Pumpkin used as a pet name for your kids?


Am I imagining things or do native speakers use the word pumpkin as a pet name for their kids? I think I heard parents call their kids pumpkin.[YSaerTTEW443543]

TOEIC listening, photographs: A private airplane[YSaerTTEW443543]

No, you’re not imagining things, Torsten. :lol:
Not all native speakers would use pumpkin as a pet name, but it’s not unusual.

Hi Amy,

Thanks a lot for your quick response. Could you please tell me more pet names for kids? Also, why is a pet name called a pet name? I mean, as I understand it, a pet’s name is the name of a pet while a pet name is a name for a person. How do you distinguish between both?[YSaerTTEW443543]

TOEIC listening, photographs: In the country[YSaerTTEW443543]

A /'pet neim/ is the name of a pet; a /pet 'neim/ is the name of a person.

Hi Torsten

The adjective pet has a few standard meanings, so it’s also a matter of context and knowing how the word is used. These are the definitions for the adjective pet from Dictionary.com:

  1. kept or treated as a pet: a pet lamb.
  2. especially cherished or indulged, as a child or other person.
  3. favorite; most preferred: a pet theory.
  4. showing fondness or affection: to address someone with pet words.

There are lots of pet names/terms of endearment that parents might use for their kids, ranging from commonly used to unique. :lol:
I’ve heard lots of parents use the words “Sweetpea”, “Peanut” and “Monkey”. A father might call his young daughter “Princess”, for example…

I always thought this pet name was different from the word pumpkin. The pet name is pronounced [pʌŋkɪn], and the vegetable is called a [pʌmpkɪn] or a [pʌmkɪn]. Some kids have to be taught how to say “pumpkin” when they get to school, because they’ve been called [pʌŋkɪn] so much. Where I live, anyway, the pet name is pronounced differently from the vegetable name, and I always thought they were two different words.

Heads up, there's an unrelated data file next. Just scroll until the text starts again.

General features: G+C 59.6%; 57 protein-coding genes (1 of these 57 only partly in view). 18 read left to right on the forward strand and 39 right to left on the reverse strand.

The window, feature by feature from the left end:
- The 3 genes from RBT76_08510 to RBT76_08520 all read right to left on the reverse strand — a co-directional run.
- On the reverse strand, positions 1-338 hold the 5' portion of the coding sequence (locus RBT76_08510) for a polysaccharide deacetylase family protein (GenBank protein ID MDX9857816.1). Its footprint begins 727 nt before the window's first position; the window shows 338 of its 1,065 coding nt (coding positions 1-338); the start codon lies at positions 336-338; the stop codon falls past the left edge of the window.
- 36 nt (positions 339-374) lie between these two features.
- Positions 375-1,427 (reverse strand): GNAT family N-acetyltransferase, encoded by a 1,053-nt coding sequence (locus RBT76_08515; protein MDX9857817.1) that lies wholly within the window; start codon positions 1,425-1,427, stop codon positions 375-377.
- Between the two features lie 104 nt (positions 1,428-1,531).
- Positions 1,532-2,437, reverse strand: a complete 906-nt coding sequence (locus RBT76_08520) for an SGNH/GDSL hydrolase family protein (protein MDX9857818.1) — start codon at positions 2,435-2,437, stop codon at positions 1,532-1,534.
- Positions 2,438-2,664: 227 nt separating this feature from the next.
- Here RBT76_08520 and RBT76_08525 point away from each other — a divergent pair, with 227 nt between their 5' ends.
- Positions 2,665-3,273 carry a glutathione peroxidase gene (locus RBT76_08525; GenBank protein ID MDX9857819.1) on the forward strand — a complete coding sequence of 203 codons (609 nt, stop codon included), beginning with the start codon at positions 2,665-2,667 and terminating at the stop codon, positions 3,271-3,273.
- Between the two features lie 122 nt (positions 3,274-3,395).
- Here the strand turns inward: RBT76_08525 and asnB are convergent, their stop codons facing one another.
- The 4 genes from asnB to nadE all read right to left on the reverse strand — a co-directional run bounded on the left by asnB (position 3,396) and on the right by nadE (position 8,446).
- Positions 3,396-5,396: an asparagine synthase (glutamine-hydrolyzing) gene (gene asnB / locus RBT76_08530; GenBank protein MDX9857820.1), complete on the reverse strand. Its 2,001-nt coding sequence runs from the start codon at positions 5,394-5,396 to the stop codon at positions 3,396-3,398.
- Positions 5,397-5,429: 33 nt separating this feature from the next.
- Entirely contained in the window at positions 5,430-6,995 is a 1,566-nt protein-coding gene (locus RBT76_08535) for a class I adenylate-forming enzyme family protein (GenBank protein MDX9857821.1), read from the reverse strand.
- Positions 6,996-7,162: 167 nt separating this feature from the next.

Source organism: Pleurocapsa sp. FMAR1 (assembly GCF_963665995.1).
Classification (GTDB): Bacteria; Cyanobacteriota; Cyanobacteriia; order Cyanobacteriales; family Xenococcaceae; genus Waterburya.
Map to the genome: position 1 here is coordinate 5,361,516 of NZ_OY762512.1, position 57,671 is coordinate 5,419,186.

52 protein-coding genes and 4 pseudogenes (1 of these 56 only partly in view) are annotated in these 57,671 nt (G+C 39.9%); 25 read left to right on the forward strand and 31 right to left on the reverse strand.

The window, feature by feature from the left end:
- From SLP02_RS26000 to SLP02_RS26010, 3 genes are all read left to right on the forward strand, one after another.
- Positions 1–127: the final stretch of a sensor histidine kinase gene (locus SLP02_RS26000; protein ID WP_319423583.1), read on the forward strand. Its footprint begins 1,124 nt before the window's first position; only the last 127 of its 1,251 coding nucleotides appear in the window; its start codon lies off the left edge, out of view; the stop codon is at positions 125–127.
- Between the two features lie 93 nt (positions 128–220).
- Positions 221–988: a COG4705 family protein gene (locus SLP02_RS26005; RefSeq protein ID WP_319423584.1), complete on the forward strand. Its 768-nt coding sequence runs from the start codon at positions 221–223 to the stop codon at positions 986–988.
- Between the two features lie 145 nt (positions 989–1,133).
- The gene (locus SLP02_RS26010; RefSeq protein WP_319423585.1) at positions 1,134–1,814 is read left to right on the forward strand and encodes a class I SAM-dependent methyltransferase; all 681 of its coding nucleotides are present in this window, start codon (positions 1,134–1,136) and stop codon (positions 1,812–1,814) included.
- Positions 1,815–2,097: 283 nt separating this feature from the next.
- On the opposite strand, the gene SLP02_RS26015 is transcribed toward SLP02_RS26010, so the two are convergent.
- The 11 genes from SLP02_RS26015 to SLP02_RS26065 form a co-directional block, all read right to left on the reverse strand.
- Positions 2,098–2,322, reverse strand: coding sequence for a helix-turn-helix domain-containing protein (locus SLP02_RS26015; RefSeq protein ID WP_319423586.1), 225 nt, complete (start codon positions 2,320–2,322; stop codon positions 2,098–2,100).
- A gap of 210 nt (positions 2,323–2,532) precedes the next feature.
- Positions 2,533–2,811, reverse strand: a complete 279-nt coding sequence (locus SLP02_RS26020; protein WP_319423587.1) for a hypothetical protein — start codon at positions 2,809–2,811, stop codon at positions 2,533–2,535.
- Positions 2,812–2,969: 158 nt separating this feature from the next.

That’s a good point, Jamie. The pronunciation of the pet name is usually different from the thing we tend to see lots of around Halloween. Nevertheless, I’d always understood the two to be the same word. :smiley:

This, and a multiple dictionary search, indicate that I have to revise my belief that there are two words, “punkin” meaning an imp, sprite, gremlin, etc., and “pumpkin” indicating a vegetable.

I think the popular nickname is punchkin, not pumpkin

I’ve never heard “punchkin”. I’ve heard “munchkin” for the dwarfs in the Wizard of Oz. I’ve heard Dr. Laura on the radio use a word like “boonchkin”, but I thought that was peculiar to her.

Maybe popular is stretching it, but I’ve heard of punchkin as nicknames before, but then I’ve heard of pumpkin also. Munchkin is definitely more popular…